One of the most brilliant lights in popular music history has gone out. On a rainy Thursday morning in Minnesota, one of the state's and nation's most talented and treasured artists, Prince, was found dead at his Paisley Park complex in Chanhassen.
Rightly described as a musical genius, Prince Rogers Nelson, 57, grew up in Minneapolis and went to Central High School. He developed his musical skills while playing several instruments as a boy and was already writing music and playing in local groups as a teenager. He went on to write and record chart-topping songs in the 1970s, '80s and '90s, including 19 top 10 pop singles. He won numerous Grammys and an Oscar for a song from the popular rock movie "Purple Rain,'' which was filmed in the Twin Cities.
His combination of rock, pop, R&B and blues became the foundation of what was known nationally and internationally as the "Minneapolis Sound.'' He was the rare combination of gifted singer, songwriter, arranger and producer of music in a variety of styles — as well as being a showman on stage. And throughout his 40-year career, he kept innovating and creating, while always encouraging up-and-coming artists along the way.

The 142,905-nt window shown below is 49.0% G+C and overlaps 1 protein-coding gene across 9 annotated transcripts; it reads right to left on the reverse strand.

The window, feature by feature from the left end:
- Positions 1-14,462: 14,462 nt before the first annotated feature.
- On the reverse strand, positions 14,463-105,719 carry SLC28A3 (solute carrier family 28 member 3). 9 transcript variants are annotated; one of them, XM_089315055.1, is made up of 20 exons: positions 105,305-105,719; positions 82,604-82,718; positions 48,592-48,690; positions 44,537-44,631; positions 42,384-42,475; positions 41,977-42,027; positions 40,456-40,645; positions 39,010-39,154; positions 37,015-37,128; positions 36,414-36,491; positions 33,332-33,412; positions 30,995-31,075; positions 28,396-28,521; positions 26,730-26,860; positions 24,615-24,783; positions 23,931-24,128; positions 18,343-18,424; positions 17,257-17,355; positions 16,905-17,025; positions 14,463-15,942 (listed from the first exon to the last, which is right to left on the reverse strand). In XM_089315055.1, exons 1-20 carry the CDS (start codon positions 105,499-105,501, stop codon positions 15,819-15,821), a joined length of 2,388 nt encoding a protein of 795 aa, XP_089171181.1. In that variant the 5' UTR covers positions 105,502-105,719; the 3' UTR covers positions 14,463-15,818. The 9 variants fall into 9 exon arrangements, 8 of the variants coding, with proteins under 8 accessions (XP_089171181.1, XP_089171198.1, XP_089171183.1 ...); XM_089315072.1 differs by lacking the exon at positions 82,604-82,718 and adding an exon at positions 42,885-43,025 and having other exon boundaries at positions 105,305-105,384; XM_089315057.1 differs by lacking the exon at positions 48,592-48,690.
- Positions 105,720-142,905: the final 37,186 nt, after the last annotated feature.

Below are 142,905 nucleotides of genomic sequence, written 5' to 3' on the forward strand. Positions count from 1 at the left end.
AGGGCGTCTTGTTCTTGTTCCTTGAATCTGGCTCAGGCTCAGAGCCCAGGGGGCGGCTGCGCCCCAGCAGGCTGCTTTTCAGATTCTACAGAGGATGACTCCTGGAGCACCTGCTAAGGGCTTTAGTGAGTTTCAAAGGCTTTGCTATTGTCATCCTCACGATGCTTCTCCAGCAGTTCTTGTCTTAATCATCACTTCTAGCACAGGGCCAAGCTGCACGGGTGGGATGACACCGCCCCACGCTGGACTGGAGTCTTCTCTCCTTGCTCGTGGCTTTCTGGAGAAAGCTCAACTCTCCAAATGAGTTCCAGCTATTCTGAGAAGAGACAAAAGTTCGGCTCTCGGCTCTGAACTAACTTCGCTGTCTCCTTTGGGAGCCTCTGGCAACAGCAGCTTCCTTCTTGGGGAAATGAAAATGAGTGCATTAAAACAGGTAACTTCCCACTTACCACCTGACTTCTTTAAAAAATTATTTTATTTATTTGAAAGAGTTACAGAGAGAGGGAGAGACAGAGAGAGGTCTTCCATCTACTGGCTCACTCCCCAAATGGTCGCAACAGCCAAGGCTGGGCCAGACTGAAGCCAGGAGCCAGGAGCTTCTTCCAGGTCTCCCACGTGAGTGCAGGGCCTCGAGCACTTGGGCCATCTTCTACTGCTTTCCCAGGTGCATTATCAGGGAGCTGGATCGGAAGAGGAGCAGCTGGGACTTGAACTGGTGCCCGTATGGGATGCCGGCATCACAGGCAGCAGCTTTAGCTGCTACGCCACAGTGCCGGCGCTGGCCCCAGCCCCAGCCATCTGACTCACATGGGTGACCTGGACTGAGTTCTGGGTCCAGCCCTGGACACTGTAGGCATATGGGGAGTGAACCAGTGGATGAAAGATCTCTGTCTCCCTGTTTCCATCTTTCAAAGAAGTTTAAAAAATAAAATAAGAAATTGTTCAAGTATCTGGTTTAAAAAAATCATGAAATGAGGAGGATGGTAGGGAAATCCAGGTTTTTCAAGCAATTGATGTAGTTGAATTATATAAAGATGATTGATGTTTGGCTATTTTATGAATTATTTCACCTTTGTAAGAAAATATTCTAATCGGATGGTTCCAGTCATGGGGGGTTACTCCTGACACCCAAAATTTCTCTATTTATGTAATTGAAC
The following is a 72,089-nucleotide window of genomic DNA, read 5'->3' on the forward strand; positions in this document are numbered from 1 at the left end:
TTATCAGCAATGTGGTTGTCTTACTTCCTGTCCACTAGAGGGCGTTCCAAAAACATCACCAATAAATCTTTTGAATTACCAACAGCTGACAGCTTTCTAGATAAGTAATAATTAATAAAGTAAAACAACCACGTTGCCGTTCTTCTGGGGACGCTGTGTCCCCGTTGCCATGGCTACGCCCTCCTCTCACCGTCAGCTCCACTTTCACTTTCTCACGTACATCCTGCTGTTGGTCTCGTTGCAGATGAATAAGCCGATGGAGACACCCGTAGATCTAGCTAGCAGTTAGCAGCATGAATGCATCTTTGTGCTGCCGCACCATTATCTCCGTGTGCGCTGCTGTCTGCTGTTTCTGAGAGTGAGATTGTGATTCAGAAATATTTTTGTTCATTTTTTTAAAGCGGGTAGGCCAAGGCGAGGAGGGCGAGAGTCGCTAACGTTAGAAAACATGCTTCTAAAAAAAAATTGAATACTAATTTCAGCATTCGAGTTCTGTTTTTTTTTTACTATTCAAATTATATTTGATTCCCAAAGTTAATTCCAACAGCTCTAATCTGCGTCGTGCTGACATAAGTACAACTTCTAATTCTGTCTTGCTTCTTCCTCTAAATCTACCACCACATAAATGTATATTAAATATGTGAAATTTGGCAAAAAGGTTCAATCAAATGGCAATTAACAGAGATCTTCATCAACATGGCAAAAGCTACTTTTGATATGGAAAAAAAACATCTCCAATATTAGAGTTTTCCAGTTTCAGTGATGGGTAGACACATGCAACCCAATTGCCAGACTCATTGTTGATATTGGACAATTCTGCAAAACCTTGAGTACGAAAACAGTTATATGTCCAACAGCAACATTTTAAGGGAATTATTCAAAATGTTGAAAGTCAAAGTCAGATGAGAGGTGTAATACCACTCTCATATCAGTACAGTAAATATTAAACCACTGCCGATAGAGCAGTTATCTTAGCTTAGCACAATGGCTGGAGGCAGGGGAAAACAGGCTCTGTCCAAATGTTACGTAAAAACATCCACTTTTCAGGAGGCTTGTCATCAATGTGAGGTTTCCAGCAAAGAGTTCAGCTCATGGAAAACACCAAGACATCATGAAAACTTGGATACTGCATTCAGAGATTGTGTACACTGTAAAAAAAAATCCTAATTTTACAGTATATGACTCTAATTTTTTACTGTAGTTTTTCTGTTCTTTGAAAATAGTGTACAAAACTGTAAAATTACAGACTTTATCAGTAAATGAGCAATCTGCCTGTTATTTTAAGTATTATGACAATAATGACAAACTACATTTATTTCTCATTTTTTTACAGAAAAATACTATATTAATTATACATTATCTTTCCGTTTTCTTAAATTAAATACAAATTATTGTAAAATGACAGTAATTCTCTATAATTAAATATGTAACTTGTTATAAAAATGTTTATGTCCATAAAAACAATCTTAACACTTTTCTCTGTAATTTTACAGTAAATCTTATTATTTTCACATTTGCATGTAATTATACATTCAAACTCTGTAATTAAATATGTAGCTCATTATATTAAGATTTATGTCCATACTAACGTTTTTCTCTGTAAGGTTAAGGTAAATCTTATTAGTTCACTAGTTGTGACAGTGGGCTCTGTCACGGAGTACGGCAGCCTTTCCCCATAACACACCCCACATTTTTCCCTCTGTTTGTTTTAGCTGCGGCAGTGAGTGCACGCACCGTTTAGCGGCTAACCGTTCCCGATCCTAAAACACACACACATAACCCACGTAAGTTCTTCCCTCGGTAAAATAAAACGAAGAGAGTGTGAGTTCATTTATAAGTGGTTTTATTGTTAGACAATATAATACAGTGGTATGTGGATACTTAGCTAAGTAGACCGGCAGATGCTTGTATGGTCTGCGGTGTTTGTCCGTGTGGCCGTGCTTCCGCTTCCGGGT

An infamous break with Warner Bros. Records demonstrated his fierce independence and need to control his own music. When the record label wouldn't give him autonomy and claimed that it owned his name, for several years he became the "artist formerly known as Prince,'' printed "slave'' on his face and used his guitar-shaped symbol/logo as his name. Eventually, he and the record company resolved their differences and he returned to the label.
Unlike other native stars who have made it big, the sometimes-reclusive Prince maintained his connection to his home state. He built his home and Paisley Park recording compound in Chanhassen, drawing artists from around the world to the Midwest to record, collaborate, make movies or just to learn from the master.
Prince will be missed by fans worldwide, but for his home state the loss is more personal. He was a Minnesota original, and those in mourning can take some comfort in knowing he leaves behind a musical legacy that will stand the test of time.